McAuley Hall’s “hazardous” material removal delayed

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McAuley Hall’s “hazardous” material removal delayed

McAuley Hall basks in the sunshine on Trinity campus, Nov. 1. Asbestos, one of the hazardous materials used in the construction of the building, was outlawed in the ‘70s because it causes cancer.

McAuley Hall basks in the sunshine on Trinity campus, Nov. 1. Asbestos, one of the hazardous materials used in the construction of the building, was outlawed in the ‘70s because it causes cancer.

STEPHAN TOLJAN/Vermont Cynic

McAuley Hall basks in the sunshine on Trinity campus, Nov. 1. Asbestos, one of the hazardous materials used in the construction of the building, was outlawed in the ‘70s because it causes cancer.

STEPHAN TOLJAN/Vermont Cynic

STEPHAN TOLJAN/Vermont Cynic

McAuley Hall basks in the sunshine on Trinity campus, Nov. 1. Asbestos, one of the hazardous materials used in the construction of the building, was outlawed in the ‘70s because it causes cancer.

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Renovations planned for McAuley Hall that would remove hazardous materials and other problems has been pushed back another year. 

Students living in the hall right now are frustrated that the building contains hazardous materials, but a University official said there is no need to worry. 

The 15-month project, which was approved in 2017 and given an increase in funding in 2018, consists of replacing the walls and roof of the building, both of which contain asbestos. 

The windows will also be replaced, but all of this construction won’t start until May 2021, said Robert Vaughan, director of capital projects.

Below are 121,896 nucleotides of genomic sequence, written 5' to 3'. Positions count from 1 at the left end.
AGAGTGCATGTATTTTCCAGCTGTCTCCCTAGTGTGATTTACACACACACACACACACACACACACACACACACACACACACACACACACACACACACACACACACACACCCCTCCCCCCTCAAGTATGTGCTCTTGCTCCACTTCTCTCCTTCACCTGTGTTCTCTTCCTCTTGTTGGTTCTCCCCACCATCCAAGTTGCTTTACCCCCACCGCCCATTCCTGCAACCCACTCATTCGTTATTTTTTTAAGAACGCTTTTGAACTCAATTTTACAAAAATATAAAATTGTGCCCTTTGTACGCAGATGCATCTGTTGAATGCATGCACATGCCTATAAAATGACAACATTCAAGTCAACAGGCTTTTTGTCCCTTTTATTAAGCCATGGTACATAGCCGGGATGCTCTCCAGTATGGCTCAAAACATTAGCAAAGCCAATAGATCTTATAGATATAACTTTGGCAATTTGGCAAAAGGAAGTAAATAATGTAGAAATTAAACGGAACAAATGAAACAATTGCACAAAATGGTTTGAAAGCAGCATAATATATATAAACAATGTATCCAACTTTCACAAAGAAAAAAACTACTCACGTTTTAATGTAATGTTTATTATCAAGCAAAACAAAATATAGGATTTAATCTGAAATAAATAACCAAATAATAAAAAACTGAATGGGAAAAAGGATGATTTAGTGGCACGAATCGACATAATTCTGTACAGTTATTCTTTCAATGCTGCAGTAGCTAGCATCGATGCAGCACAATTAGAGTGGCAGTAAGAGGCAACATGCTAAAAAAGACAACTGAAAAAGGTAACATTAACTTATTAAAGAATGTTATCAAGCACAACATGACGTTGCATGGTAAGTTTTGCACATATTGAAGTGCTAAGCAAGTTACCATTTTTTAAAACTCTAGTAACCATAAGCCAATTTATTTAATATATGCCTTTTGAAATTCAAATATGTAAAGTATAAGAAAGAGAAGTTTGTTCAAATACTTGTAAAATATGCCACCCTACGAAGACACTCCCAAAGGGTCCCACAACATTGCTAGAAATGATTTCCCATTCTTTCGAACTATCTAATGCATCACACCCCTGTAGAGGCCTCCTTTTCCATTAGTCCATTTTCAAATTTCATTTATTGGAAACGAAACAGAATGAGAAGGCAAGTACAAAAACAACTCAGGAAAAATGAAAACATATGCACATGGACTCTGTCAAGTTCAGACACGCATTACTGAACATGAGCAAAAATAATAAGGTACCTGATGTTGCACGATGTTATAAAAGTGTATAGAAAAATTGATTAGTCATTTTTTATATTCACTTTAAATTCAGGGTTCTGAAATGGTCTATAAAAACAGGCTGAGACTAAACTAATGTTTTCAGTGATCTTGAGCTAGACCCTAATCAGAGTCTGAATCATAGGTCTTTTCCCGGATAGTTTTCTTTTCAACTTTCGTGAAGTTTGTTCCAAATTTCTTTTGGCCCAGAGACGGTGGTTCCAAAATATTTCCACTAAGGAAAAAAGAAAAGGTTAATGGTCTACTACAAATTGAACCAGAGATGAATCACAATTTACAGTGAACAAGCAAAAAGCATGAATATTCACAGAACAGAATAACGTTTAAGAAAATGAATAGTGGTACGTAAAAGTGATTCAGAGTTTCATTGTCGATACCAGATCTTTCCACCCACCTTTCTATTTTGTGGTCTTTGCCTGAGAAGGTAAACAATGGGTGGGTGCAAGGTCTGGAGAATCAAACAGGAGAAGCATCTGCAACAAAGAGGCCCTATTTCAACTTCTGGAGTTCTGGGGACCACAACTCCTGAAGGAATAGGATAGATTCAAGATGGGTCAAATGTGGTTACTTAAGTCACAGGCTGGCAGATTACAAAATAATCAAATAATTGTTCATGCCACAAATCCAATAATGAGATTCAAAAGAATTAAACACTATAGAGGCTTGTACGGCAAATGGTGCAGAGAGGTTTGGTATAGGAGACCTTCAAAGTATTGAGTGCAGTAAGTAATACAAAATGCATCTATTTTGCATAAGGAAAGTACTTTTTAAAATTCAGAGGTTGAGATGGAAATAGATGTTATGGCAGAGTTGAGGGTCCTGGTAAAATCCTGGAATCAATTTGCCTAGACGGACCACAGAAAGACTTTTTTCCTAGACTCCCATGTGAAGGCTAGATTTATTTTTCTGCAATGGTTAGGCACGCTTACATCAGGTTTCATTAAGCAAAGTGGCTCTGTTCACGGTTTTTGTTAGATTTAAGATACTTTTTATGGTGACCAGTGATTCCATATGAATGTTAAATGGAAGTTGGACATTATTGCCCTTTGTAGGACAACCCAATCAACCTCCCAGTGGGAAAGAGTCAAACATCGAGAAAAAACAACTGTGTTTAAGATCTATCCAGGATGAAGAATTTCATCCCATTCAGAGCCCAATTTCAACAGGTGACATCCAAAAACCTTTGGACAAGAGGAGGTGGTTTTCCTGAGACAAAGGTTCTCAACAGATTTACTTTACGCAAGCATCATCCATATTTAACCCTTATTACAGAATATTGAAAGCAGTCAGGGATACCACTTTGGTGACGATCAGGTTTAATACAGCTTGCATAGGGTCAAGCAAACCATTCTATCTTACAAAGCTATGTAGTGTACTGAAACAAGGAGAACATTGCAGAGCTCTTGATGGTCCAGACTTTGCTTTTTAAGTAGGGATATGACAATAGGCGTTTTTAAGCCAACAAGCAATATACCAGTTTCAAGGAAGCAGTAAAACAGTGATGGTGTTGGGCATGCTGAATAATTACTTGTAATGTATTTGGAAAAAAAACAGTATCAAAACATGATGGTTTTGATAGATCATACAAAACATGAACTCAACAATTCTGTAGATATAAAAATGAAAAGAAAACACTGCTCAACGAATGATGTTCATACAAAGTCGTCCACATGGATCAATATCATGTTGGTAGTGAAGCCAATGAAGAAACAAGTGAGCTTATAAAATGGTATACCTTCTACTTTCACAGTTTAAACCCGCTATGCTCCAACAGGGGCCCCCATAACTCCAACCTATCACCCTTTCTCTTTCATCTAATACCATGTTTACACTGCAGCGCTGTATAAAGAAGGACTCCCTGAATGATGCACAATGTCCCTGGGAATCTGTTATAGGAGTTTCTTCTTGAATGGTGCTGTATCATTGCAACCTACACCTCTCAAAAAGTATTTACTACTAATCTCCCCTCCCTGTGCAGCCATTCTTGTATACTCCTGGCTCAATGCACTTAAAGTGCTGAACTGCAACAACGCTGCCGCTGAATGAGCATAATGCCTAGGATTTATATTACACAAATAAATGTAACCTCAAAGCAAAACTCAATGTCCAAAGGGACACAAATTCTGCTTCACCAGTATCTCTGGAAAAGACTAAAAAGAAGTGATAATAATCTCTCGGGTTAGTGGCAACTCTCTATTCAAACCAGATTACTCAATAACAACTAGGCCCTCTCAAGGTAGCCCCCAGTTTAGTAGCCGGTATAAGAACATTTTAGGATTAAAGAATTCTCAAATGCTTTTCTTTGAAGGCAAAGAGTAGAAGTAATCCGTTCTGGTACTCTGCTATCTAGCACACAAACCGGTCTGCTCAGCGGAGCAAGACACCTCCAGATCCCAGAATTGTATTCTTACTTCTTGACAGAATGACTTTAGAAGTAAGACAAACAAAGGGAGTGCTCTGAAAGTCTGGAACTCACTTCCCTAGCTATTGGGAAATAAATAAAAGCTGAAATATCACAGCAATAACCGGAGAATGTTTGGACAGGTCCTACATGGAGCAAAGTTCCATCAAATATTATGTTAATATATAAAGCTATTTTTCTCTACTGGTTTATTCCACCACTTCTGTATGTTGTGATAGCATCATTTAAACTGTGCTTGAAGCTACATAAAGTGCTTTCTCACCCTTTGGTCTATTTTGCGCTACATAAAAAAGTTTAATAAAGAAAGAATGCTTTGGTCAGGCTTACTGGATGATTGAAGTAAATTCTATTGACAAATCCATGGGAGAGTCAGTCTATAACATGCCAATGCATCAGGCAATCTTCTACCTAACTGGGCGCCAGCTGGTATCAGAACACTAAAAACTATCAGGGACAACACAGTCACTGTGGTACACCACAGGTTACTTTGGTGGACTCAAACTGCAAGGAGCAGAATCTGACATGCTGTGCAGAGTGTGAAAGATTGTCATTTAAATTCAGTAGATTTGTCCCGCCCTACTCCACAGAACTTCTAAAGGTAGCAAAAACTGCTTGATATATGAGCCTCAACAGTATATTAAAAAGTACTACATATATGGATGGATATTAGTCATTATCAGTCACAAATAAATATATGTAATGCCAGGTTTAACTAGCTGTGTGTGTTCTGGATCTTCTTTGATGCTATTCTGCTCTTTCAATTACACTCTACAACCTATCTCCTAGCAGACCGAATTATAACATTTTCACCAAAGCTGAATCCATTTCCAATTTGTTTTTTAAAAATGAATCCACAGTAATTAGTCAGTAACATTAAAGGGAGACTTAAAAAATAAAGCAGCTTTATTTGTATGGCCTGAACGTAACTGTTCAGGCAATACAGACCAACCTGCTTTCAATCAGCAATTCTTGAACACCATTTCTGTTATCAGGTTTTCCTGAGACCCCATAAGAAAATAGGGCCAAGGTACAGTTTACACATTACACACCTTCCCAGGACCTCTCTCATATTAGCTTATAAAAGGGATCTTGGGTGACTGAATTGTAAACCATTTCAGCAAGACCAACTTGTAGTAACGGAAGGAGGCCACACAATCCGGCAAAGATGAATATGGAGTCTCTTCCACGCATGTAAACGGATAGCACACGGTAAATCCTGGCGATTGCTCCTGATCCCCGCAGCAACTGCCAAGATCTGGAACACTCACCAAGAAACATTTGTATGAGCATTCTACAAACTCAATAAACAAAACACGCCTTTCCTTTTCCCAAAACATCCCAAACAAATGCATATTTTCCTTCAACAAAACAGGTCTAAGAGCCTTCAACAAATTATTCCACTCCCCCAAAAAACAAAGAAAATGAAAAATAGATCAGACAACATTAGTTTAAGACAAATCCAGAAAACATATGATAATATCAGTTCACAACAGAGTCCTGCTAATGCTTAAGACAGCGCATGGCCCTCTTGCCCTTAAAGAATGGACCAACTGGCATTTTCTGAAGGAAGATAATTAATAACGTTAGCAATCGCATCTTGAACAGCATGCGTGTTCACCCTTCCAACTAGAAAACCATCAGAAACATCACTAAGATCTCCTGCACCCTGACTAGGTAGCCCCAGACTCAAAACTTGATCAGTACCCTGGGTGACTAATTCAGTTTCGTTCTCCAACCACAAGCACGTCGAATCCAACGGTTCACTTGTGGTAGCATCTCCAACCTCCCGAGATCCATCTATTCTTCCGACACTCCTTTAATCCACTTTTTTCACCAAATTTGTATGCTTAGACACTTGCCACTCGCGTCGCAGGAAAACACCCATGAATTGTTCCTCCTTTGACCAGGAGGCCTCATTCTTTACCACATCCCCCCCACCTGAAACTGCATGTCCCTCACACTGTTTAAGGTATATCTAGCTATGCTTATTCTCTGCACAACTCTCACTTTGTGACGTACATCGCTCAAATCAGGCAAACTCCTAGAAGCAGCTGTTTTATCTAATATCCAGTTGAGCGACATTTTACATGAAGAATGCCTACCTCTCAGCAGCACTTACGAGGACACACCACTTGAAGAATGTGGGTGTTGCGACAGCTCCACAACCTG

“We know it needs to be replaced,” Vaughan said. “We’ve put it on our list of projects. We’ve already done our design.We’ve been working on historic preservation.” 

First-year Jeannette Chien said the students living in McAuley know there is asbestos in the building, and it troubles them how the situation seems out of their hands. 

“It’s upsetting,” Chien said. “I feel like there is nothing we can do. Like, it’s helpless. We’re helpless in McAuley.”

STEPHAN TOLJAN/Vermont Cynic

First-year Grace Jack said she is upset at the fact that even though she pays the same in room and board as other students, she is placed in a building that was supposed to be going through construction this school year and has many problems. 

“It is unsettling considering that I pay just as much as anyone else who is living on campus,” she said. “This is serious, and you shouldn’t put this on people who are paying money to come here and live here.” 

Jack and Chein both heard about the asbestos problem from other students in the building and said it makes them feel unsafe. 

“Another girl who lives in the hall was like, ‘yeah, if you didn’t hear, there is asbestos in the building and they are going to close McAuley next year,’” Chein said. “Pretty much everyone knows about it.” 

Vaughan said that while evaluations are being done on all of the residence halls on campus, construction on McAuley Hall had to be pushed back a year while the evaluations are being completed.

“We’ve decided to, while we are doing all of this evaluation, hold off on the project for now,” he said. 

Vaughan said even though asbestos is a hazardous material, the building is safe, since the asbestos is not being disrupted for construction. 

“In its current state, when it’s not being used in the construction process or removal process, it’s not harmful to anybody,” he said. 

While construction on McAuley has been delayed, progress is still being made on the $95 million Multi-Purpose Center, which was started last year. 

“Each project is viewed independently, not against one another,” Vaughan said. 

Construction on McAuley Hall has not been postponed because of the new Multi-Purpose Center, Vaughan said.